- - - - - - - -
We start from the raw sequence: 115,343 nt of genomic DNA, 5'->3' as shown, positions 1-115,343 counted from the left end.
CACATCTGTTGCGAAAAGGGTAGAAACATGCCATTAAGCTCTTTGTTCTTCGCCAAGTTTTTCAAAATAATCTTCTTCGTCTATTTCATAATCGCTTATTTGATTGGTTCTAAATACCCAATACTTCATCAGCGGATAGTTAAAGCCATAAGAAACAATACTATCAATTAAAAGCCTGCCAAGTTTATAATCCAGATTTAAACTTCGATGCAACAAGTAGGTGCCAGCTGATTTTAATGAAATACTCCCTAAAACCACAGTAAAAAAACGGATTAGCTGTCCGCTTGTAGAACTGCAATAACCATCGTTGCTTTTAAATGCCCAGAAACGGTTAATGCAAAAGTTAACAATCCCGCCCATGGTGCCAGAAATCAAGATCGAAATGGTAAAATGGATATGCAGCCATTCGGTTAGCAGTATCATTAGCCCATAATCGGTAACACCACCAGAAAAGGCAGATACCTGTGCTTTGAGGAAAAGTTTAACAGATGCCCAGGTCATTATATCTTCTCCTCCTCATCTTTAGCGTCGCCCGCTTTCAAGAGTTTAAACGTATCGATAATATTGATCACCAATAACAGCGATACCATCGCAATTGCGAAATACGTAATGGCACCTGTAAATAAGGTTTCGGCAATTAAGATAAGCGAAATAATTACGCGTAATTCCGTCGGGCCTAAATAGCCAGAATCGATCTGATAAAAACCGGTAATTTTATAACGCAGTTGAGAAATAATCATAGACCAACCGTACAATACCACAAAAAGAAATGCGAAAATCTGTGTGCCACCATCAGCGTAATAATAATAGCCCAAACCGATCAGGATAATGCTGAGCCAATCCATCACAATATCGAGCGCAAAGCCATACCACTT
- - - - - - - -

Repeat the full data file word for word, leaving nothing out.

We start from the raw sequence: 115,343 nt of genomic DNA, 5'->3' as shown, positions 1-115,343 counted from the left end.
CACATCTGTTGCGAAAAGGGTAGAAACATGCCATTAAGCTCTTTGTTCTTCGCCAAGTTTTTCAAAATAATCTTCTTCGTCTATTTCATAATCGCTTATTTGATTGGTTCTAAATACCCAATACTTCATCAGCGGATAGTTAAAGCCATAAGAAACAATACTATCAATTAAAAGCCTGCCAAGTTTATAATCCAGATTTAAACTTCGATGCAACAAGTAGGTGCCAGCTGATTTTAATGAAATACTCCCTAAAACCACAGTAAAAAAACGGATTAGCTGTCCGCTTGTAGAACTGCAATAACCATCGTTGCTTTTAAATGCCCAGAAACGGTTAATGCAAAAGTTAACAATCCCGCCCATGGTGCCAGAAATCAAGATCGAAATGGTAAAATGGATATGCAGCCATTCGGTTAGCAGTATCATTAGCCCATAATCGGTAACACCACCAGAAAAGGCAGATACCTGTGCTTTGAGGAAAAGTTTAACAGATGCCCAGGTCATTATATCTTCTCCTCCTCATCTTTAGCGTCGCCCGCTTTCAAGAGTTTAAACGTATCGATAATATTGATCACCAATAACAGCGATACCATCGCAATTGCGAAATACGTAATGGCACCTGTAAATAAGGTTTCGGCAATTAAGATAAGCGAAATAATTACGCGTAATTCCGTCGGGCCTAAATAGCCAGAATCGATCTGATAAAAACCGGTAATTTTATAACGCAGTTGAGAAATAATCATAGACCAACCGTACAATACCACAAAAAGAAATGCGAAAATCTGTGTGCCACCATCAGCGTAATAATAATAGCCCAAACCGATCAGGATAATGCTGAGCCAATCCATCACAATATCGAGCGCAAAGCCATACCACTT